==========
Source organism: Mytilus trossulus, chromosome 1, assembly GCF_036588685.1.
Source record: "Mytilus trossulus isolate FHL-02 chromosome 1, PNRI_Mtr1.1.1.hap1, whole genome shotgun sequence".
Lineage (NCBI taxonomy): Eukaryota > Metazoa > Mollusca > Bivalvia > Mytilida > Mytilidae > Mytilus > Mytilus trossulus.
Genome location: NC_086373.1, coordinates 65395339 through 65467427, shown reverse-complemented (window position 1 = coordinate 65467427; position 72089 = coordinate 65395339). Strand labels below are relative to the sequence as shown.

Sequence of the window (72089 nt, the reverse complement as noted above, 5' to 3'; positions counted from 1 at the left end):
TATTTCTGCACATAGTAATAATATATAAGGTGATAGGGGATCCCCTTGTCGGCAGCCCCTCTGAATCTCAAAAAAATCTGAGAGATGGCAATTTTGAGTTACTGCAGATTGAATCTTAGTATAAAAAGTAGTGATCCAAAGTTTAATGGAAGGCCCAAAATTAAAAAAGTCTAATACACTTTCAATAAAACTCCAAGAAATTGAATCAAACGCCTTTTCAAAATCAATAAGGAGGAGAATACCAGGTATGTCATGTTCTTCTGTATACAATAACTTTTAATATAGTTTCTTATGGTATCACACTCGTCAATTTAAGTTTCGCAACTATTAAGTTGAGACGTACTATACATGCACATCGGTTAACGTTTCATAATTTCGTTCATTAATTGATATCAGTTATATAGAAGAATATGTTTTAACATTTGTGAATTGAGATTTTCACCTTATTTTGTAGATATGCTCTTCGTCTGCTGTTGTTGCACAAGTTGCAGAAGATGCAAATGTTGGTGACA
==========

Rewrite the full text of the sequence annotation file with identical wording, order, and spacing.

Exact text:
Source organism: Mytilus trossulus, chromosome 1, assembly GCF_036588685.1.
Source record: "Mytilus trossulus isolate FHL-02 chromosome 1, PNRI_Mtr1.1.1.hap1, whole genome shotgun sequence".
Lineage (NCBI taxonomy): Eukaryota > Metazoa > Mollusca > Bivalvia > Mytilida > Mytilidae > Mytilus > Mytilus trossulus.
Genome location: NC_086373.1, coordinates 65395339 through 65467427, shown reverse-complemented (window position 1 = coordinate 65467427; position 72089 = coordinate 65395339). Strand labels below are relative to the sequence as shown.

Sequence of the window (72089 nt, the reverse complement as noted above, 5' to 3'; positions counted from 1 at the left end):
TATTTCTGCACATAGTAATAATATATAAGGTGATAGGGGATCCCCTTGTCGGCAGCCCCTCTGAATCTCAAAAAAATCTGAGAGATGGCAATTTTGAGTTACTGCAGATTGAATCTTAGTATAAAAAGTAGTGATCCAAAGTTTAATGGAAGGCCCAAAATTAAAAAAGTCTAATACACTTTCAATAAAACTCCAAGAAATTGAATCAAACGCCTTTTCAAAATCAATAAGGAGGAGAATACCAGGTATGTCATGTTCTTCTGTATACAATAACTTTTAATATAGTTTCTTATGGTATCACACTCGTCAATTTAAGTTTCGCAACTATTAAGTTGAGACGTACTATACATGCACATCGGTTAACGTTTCATAATTTCGTTCATTAATTGATATCAGTTATATAGAAGAATATGTTTTAACATTTGTGAATTGAGATTTTCACCTTATTTTGTAGATATGCTCTTCGTCTGCTGTTGTTGCACAAGTTGCAGAAGATGCAAATGTTGGTGACA